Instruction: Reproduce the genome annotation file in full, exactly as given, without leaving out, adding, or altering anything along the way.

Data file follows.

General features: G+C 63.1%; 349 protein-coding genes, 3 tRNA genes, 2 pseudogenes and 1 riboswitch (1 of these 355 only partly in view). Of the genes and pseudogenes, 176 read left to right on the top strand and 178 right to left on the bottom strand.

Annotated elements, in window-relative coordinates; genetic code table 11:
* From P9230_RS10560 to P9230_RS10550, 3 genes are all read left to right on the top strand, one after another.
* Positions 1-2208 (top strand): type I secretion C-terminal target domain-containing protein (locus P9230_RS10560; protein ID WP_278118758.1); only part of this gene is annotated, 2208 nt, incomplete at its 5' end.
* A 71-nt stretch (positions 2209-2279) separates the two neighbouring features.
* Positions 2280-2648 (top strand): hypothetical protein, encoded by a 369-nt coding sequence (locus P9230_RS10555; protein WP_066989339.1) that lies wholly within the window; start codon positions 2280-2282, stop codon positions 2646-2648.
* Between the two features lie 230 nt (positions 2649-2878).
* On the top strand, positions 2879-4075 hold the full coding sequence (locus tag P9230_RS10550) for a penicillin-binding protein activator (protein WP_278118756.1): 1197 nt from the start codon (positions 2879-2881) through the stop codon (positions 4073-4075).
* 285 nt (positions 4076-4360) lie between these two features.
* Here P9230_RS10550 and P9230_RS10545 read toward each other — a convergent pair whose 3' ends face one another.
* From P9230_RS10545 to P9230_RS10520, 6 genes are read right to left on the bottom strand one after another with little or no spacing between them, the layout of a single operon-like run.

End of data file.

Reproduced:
General features: G+C 63.1%; 349 protein-coding genes, 3 tRNA genes, 2 pseudogenes and 1 riboswitch (1 of these 355 only partly in view). Of the genes and pseudogenes, 176 read left to right on the top strand and 178 right to left on the bottom strand.

Annotated elements, in window-relative coordinates; genetic code table 11:
* From P9230_RS10560 to P9230_RS10550, 3 genes are all read left to right on the top strand, one after another.
* Positions 1-2208 (top strand): type I secretion C-terminal target domain-containing protein (locus P9230_RS10560; protein ID WP_278118758.1); only part of this gene is annotated, 2208 nt, incomplete at its 5' end.
* A 71-nt stretch (positions 2209-2279) separates the two neighbouring features.
* Positions 2280-2648 (top strand): hypothetical protein, encoded by a 369-nt coding sequence (locus P9230_RS10555; protein WP_066989339.1) that lies wholly within the window; start codon positions 2280-2282, stop codon positions 2646-2648.
* Between the two features lie 230 nt (positions 2649-2878).
* On the top strand, positions 2879-4075 hold the full coding sequence (locus tag P9230_RS10550) for a penicillin-binding protein activator (protein WP_278118756.1): 1197 nt from the start codon (positions 2879-2881) through the stop codon (positions 4073-4075).
* 285 nt (positions 4076-4360) lie between these two features.
* Here P9230_RS10550 and P9230_RS10545 read toward each other — a convergent pair whose 3' ends face one another.
* From P9230_RS10545 to P9230_RS10520, 6 genes are read right to left on the bottom strand one after another with little or no spacing between them, the layout of a single operon-like run.